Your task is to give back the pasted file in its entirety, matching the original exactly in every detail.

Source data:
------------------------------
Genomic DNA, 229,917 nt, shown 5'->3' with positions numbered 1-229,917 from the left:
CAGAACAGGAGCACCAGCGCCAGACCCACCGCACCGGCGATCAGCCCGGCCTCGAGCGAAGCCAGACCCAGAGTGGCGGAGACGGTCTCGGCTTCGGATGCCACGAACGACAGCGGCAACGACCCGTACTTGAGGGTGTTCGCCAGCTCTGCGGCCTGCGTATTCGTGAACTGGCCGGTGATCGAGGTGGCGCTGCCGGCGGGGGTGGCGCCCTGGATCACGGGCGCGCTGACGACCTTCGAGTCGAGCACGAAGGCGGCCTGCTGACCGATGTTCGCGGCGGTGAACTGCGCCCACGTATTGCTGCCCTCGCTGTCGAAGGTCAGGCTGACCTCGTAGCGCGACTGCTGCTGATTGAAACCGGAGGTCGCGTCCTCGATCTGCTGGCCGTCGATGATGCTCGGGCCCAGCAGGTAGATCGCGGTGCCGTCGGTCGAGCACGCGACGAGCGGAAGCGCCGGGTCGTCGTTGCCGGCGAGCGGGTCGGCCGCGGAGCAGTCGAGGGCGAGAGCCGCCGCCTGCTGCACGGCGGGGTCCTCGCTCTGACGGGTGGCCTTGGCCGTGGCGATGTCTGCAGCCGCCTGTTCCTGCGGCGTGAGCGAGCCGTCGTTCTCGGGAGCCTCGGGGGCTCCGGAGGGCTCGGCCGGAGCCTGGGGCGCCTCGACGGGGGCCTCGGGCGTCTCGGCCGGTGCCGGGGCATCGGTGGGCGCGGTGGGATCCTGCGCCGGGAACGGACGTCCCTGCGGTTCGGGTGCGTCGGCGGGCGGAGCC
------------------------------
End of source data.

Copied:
Genomic DNA, 229,917 nt, shown 5'->3' with positions numbered 1-229,917 from the left:
CAGAACAGGAGCACCAGCGCCAGACCCACCGCACCGGCGATCAGCCCGGCCTCGAGCGAAGCCAGACCCAGAGTGGCGGAGACGGTCTCGGCTTCGGATGCCACGAACGACAGCGGCAACGACCCGTACTTGAGGGTGTTCGCCAGCTCTGCGGCCTGCGTATTCGTGAACTGGCCGGTGATCGAGGTGGCGCTGCCGGCGGGGGTGGCGCCCTGGATCACGGGCGCGCTGACGACCTTCGAGTCGAGCACGAAGGCGGCCTGCTGACCGATGTTCGCGGCGGTGAACTGCGCCCACGTATTGCTGCCCTCGCTGTCGAAGGTCAGGCTGACCTCGTAGCGCGACTGCTGCTGATTGAAACCGGAGGTCGCGTCCTCGATCTGCTGGCCGTCGATGATGCTCGGGCCCAGCAGGTAGATCGCGGTGCCGTCGGTCGAGCACGCGACGAGCGGAAGCGCCGGGTCGTCGTTGCCGGCGAGCGGGTCGGCCGCGGAGCAGTCGAGGGCGAGAGCCGCCGCCTGCTGCACGGCGGGGTCCTCGCTCTGACGGGTGGCCTTGGCCGTGGCGATGTCTGCAGCCGCCTGTTCCTGCGGCGTGAGCGAGCCGTCGTTCTCGGGAGCCTCGGGGGCTCCGGAGGGCTCGGCCGGAGCCTGGGGCGCCTCGACGGGGGCCTCGGGCGTCTCGGCCGGTGCCGGGGCATCGGTGGGCGCGGTGGGATCCTGCGCCGGGAACGGACGTCCCTGCGGTTCGGGTGCGTCGGCGGGCGGAGCC